DeKalb County District Attorney Robert James will convene a special grand jury next week to investigate allegations of corruption in the county’s water department that possibly could have cost taxpayers millions of dollars.
James told Channel 2 Action News that he wants to examine every aspect of DeKalb Watershed’s bidding process while addressing claims of bid rigging and kickbacks involving the county and a contractor.
“It’s not just looking at people who may have had their hand in the cookie jar, as it were,” James said. “It looks to see how deep and how pervasive an issue or problem may be.”
The county alleges a contractor overbilled the water department by $3 million with the help of a supervisor who allegedly steered contracts to certain vendors working with one of the supervisor’s family members.
However, the attorney for contractor Paul Champion said those claims are a cover-up for alleged financial mismanagement and a kickback scheme involving upper-level managers at the county.
“If they dig deep enough, I think they will find there was some corruption both in stormwater management and in contracts and purchasing for the county,” attorney Bob Wilson said.
DeKalb hired Champion Tree Service to cut vegetation so another contractor could map the county’s stormwater and sewer lines in preparation for a substantial $1.35 billion overhaul of the system.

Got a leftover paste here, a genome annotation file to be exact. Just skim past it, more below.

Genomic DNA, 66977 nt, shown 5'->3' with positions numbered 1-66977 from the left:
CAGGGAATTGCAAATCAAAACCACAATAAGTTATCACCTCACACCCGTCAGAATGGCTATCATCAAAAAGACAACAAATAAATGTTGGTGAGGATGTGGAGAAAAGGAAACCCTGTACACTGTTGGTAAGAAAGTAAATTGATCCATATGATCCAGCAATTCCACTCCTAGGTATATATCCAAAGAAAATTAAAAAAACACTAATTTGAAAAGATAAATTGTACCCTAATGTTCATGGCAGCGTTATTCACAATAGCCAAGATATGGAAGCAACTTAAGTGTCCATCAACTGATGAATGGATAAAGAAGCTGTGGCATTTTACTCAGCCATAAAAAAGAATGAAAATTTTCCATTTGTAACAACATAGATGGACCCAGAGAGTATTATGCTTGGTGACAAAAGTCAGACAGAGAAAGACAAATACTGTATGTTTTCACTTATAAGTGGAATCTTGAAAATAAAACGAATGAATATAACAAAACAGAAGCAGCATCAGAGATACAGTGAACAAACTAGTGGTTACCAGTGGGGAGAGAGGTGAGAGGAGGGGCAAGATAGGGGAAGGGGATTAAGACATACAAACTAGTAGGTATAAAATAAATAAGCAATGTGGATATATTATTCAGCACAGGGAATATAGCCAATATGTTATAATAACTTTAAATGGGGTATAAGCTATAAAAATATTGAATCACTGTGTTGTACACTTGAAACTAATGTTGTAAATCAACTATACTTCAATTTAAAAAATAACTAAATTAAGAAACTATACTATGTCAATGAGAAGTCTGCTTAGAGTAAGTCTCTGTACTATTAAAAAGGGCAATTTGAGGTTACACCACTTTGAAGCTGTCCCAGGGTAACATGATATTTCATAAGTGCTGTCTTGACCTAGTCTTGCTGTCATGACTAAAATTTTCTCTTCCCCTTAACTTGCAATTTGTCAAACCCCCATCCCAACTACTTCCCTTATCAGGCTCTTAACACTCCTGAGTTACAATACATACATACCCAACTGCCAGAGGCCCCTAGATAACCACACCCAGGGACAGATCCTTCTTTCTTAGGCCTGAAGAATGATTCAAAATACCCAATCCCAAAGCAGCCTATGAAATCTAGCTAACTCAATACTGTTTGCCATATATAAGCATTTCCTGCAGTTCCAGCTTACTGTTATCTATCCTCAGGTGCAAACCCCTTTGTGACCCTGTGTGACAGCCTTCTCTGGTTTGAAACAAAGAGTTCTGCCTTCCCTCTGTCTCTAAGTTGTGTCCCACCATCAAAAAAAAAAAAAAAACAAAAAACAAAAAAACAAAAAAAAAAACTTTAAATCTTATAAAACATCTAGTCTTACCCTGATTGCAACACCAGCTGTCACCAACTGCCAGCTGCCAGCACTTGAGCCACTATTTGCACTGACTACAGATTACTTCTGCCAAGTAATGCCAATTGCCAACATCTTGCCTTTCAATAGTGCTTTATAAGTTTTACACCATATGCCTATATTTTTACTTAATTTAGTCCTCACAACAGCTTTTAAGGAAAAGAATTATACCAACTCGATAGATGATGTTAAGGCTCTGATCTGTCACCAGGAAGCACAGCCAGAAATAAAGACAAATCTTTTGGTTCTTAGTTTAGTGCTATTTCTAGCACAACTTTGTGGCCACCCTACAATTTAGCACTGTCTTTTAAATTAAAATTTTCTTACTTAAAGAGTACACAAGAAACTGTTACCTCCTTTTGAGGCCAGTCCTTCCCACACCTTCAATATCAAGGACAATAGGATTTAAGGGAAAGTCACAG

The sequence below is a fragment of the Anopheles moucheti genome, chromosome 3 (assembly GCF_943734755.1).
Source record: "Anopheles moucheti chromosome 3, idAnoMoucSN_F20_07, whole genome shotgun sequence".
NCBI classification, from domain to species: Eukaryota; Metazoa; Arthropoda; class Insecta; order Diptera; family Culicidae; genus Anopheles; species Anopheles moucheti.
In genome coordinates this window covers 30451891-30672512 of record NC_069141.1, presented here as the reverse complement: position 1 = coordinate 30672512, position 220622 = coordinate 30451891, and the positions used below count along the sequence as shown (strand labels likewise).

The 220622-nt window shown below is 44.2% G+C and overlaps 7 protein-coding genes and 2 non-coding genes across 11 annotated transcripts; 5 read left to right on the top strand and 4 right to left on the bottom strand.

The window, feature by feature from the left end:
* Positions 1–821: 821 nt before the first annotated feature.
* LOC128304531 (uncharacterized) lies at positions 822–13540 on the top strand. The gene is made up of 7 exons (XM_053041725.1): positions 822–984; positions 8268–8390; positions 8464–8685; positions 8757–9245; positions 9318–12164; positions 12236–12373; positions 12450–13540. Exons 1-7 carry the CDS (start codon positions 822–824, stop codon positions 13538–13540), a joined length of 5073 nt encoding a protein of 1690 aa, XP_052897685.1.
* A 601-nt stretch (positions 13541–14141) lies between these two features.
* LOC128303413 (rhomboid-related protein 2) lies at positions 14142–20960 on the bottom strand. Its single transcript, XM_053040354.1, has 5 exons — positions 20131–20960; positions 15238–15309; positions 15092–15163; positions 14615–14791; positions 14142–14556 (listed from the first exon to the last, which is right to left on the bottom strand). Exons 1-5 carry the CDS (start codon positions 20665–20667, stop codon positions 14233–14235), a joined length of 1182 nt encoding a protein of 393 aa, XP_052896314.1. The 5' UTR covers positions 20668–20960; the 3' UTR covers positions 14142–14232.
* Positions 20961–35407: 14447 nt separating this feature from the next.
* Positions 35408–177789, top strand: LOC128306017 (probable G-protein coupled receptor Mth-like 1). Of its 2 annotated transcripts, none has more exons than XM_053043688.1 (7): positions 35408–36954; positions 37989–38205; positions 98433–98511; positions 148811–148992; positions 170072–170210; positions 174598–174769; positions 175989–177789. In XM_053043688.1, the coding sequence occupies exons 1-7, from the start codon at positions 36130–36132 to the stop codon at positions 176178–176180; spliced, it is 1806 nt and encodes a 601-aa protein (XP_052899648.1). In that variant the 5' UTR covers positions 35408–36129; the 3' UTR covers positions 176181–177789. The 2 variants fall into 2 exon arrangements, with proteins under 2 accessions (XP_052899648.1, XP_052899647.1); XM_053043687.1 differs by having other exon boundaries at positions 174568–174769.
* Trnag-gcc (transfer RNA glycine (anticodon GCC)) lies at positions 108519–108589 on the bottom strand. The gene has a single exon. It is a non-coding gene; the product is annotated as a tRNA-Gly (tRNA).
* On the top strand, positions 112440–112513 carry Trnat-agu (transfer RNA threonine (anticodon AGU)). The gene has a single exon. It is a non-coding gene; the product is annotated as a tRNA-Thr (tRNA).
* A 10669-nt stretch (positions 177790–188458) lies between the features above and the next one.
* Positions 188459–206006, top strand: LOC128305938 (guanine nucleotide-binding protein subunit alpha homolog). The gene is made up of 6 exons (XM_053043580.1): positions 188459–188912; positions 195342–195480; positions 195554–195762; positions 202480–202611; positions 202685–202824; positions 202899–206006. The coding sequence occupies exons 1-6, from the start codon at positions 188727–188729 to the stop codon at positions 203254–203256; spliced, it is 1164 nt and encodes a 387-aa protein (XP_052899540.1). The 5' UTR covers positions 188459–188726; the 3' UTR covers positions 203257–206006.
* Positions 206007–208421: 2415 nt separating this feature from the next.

Champion filed a lawsuit last year, saying the county owed him more than $880,000 for his work. In counterclaims, the county said it stopped payment after an audit revealed multiple invoices for the same property and bills for larger areas than were designated for the work.
DeKalb next fired two watershed employees for their alleged role in approving the invoices. One was Nagmeh Maghsoudlou, a supervisor who oversaw the Champion contract. Her brother-in-law, Hadi Haeri, worked for Champion and other contractors, and also faces allegations of wrongdoing.
“There was a problem there and the county took action,” said Richard Stogner, the county’s chief operating officer. “If other people were taking advantage of the system and did wrong, we’d like to see them brought to justice.”
Wilson said the county’s claims against Champion and Maghsoudlou are diversionary tactics, meant to draw attention from the fact the county did not budget enough money for the mapping project.
He said Champion felt pressured by other county officials at a separate meeting to allegedly pay a share of his contract to ensure he would continue to get paid.
“We contend our client didn’t get paid because he wouldn’t grease anybody’s palm,” Wilson said.
The grand jury has the power to subpoena documents, compel witnesses to testify and hire experts to sift through the claims and counterclaims. The grand jury can meet for up to a year, though James said he hopes a review will require less time.
Insurance Commissioner Ralph Hudgens, an ardent opponent of the Affordable Care Act, recently likened people with pre-existing medical conditions to wrecked cars and appeared to suggest that the sick are at fault for their illnesses just as drivers are at fault for their accidents.